Have a Nice Day!

Have a nice day!

I hear this benign little saying – a social nicety – practically every day, and sometimes several times a day if I’m out and about running errands or going through a drive-through. It’s become such a rote response to a human encounter that, most of the time, I half-acknowledge it with a nod and smile.

Today, though, was different. I was leaving the YMCA after a fitness class, feeling exhilarated and joyful because I’d just spent some much-needed time caring for myself, when I passed the front desk. The man working there turned in my direction, swift as a prairie dog, and said, “Have a nice day!” His smile was genuine, and his voice was as bright and enthusiastic as sunshine.

Now, I realize that his job is to greet members, but it was the way he performed his duties that made me pause.

And think.

Here was this joyful stranger sending me well-wishes for a nice day. And at that moment in time, I felt a little tug at my heart, thanks to his kindness and thoughtfulness.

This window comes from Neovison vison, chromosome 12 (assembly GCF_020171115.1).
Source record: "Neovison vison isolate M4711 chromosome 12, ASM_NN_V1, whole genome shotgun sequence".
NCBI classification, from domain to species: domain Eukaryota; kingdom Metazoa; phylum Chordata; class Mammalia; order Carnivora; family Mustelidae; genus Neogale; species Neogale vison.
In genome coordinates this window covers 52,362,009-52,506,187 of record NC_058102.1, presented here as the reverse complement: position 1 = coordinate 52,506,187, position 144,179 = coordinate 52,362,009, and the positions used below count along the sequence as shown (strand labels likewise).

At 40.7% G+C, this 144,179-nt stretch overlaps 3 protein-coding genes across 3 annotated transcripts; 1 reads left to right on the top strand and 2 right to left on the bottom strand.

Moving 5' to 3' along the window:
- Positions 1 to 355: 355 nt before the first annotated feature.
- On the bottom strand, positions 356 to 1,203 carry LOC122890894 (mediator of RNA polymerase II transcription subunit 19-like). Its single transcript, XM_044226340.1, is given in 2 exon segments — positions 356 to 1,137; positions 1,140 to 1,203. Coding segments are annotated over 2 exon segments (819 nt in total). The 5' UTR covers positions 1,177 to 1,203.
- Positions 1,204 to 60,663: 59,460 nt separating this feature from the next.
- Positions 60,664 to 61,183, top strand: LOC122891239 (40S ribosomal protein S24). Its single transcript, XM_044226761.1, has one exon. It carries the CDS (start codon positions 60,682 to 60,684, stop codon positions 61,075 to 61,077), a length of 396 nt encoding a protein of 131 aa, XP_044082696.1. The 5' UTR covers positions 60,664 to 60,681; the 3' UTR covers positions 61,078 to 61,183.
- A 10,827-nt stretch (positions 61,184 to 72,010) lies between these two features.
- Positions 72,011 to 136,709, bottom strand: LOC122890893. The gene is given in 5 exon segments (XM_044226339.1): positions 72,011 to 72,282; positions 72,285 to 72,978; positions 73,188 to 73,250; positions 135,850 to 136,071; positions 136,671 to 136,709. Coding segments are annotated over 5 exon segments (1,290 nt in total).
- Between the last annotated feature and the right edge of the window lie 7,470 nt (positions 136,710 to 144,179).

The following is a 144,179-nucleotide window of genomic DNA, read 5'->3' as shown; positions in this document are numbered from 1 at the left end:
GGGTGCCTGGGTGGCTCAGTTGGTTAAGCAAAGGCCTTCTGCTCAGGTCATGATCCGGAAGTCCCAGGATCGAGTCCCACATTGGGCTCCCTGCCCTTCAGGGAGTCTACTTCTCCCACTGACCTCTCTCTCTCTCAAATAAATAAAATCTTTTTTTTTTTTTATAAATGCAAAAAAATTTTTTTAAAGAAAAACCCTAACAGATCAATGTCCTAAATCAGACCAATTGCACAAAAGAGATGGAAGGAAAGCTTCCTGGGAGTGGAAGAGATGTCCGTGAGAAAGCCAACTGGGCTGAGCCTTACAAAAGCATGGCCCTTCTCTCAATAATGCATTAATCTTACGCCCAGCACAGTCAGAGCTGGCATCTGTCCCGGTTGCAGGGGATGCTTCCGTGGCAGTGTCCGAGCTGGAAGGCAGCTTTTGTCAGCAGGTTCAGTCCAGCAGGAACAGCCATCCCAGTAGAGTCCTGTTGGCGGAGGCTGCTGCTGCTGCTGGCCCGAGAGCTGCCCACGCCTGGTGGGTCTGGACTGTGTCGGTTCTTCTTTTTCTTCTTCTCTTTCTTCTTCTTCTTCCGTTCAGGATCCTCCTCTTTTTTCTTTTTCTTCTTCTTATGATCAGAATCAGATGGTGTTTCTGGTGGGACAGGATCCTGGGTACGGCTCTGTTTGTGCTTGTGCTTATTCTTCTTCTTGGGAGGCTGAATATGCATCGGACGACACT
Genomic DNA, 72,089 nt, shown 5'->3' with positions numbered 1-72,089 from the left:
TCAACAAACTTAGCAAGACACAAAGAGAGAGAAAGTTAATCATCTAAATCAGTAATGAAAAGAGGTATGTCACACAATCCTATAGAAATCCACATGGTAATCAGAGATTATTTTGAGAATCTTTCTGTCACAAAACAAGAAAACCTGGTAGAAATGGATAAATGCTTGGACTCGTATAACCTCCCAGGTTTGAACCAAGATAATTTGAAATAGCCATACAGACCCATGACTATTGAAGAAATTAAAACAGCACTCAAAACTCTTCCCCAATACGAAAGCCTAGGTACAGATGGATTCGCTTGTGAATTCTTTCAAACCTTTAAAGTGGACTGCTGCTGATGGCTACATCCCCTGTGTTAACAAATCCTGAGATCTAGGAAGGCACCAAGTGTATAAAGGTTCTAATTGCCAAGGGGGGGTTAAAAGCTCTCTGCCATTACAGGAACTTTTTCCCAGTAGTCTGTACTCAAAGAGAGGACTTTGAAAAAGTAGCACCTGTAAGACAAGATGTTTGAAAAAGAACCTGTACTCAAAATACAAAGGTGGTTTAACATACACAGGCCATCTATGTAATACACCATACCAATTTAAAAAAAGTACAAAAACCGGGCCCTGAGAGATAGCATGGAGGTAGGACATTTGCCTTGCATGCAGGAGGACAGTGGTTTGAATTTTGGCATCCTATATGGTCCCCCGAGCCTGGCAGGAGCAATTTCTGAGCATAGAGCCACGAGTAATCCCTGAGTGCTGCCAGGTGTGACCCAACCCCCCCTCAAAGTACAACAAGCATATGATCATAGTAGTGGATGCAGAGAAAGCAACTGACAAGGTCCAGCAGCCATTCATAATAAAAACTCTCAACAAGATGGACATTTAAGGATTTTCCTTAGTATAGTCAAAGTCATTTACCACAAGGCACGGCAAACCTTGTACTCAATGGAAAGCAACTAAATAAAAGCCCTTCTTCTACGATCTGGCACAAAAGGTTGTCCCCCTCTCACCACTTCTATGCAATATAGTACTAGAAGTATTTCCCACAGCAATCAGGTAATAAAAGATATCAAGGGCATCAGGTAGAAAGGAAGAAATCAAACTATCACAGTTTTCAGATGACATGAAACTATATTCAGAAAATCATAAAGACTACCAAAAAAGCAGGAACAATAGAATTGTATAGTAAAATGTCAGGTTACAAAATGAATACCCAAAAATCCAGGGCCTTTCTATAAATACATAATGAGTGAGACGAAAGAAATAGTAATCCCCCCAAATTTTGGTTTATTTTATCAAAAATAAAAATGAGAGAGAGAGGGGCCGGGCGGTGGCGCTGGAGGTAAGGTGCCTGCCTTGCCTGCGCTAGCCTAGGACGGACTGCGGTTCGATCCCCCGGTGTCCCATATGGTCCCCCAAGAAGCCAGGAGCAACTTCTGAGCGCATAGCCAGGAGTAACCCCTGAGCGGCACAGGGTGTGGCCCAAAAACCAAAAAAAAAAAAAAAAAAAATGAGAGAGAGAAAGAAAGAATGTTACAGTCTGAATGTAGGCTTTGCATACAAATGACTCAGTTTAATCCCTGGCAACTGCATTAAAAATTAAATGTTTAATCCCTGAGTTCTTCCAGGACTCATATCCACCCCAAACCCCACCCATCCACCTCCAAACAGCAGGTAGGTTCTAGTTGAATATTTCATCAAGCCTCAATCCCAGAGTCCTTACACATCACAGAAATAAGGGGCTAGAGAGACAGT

Or maybe it was the endorphins kicking in after exercising.

Whatever the cause, the result was a euphoric feeling of connection. One human being offering a ray of light to another.

In our culture, sayings like Have a nice day! have become synonymous with Goodbye! and Later!, and we don’t often appreciate the meaning of them. How many times have you said Love you! to a family member before you parted ways for the day and received a mumble in return (or with a teenager, the verbal response is typically replaced with an eye roll)?

What a glorious gift it is to know that someone cares so deeply about you and wants to share that connection with you by saying I love you! before going off in separate directions; yet how bizarre is it that this saying has become so watered down in meaning that we really don’t really hear the profound message in those three or – more often with the abbreviated version – two little words?

My encounter this morning at the YMCA has awakened something in me. From now on, I vow to use these sayings with intention; I will clearly articulate my words while I make eye contact, so that the words seem less like a saying and more like a meaning.

Like the man at the YMCA, I, too, want to offer a ray of light to others. Little things do add up to make a difference. And rays of light can band together to illuminate the world.